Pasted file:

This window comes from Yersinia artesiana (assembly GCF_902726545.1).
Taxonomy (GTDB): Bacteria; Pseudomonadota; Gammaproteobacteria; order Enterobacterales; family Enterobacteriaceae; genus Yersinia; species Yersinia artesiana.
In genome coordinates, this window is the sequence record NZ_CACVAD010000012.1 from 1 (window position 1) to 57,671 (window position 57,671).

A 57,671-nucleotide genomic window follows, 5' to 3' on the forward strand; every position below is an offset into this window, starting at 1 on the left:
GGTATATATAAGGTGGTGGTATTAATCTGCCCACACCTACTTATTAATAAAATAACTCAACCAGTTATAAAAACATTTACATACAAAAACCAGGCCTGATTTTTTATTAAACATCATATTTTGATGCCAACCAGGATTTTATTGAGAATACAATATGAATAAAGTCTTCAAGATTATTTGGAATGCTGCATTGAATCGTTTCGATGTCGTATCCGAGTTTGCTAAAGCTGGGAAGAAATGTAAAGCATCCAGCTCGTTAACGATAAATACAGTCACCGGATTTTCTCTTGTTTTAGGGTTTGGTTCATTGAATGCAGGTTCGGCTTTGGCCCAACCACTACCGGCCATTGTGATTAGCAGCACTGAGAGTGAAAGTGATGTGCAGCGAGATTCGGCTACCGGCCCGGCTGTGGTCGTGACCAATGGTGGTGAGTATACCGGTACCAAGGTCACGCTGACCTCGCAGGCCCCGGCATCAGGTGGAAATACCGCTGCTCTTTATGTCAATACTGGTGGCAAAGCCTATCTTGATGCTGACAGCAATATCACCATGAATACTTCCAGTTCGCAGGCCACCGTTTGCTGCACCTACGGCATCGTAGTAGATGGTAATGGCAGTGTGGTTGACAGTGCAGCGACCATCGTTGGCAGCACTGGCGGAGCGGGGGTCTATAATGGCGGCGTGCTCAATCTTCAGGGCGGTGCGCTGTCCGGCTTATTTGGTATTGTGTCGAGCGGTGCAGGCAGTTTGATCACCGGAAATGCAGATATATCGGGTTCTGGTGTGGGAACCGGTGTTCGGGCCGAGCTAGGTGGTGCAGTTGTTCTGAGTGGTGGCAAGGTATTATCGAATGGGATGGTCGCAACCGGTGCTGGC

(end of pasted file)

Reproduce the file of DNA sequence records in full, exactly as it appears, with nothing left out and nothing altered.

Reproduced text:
This window comes from Yersinia artesiana (assembly GCF_902726545.1).
Taxonomy (GTDB): Bacteria; Pseudomonadota; Gammaproteobacteria; order Enterobacterales; family Enterobacteriaceae; genus Yersinia; species Yersinia artesiana.
In genome coordinates, this window is the sequence record NZ_CACVAD010000012.1 from 1 (window position 1) to 57,671 (window position 57,671).

A 57,671-nucleotide genomic window follows, 5' to 3' on the forward strand; every position below is an offset into this window, starting at 1 on the left:
GGTATATATAAGGTGGTGGTATTAATCTGCCCACACCTACTTATTAATAAAATAACTCAACCAGTTATAAAAACATTTACATACAAAAACCAGGCCTGATTTTTTATTAAACATCATATTTTGATGCCAACCAGGATTTTATTGAGAATACAATATGAATAAAGTCTTCAAGATTATTTGGAATGCTGCATTGAATCGTTTCGATGTCGTATCCGAGTTTGCTAAAGCTGGGAAGAAATGTAAAGCATCCAGCTCGTTAACGATAAATACAGTCACCGGATTTTCTCTTGTTTTAGGGTTTGGTTCATTGAATGCAGGTTCGGCTTTGGCCCAACCACTACCGGCCATTGTGATTAGCAGCACTGAGAGTGAAAGTGATGTGCAGCGAGATTCGGCTACCGGCCCGGCTGTGGTCGTGACCAATGGTGGTGAGTATACCGGTACCAAGGTCACGCTGACCTCGCAGGCCCCGGCATCAGGTGGAAATACCGCTGCTCTTTATGTCAATACTGGTGGCAAAGCCTATCTTGATGCTGACAGCAATATCACCATGAATACTTCCAGTTCGCAGGCCACCGTTTGCTGCACCTACGGCATCGTAGTAGATGGTAATGGCAGTGTGGTTGACAGTGCAGCGACCATCGTTGGCAGCACTGGCGGAGCGGGGGTCTATAATGGCGGCGTGCTCAATCTTCAGGGCGGTGCGCTGTCCGGCTTATTTGGTATTGTGTCGAGCGGTGCAGGCAGTTTGATCACCGGAAATGCAGATATATCGGGTTCTGGTGTGGGAACCGGTGTTCGGGCCGAGCTAGGTGGTGCAGTTGTTCTGAGTGGTGGCAAGGTATTATCGAATGGGATGGTCGCAACCGGTGCTGGC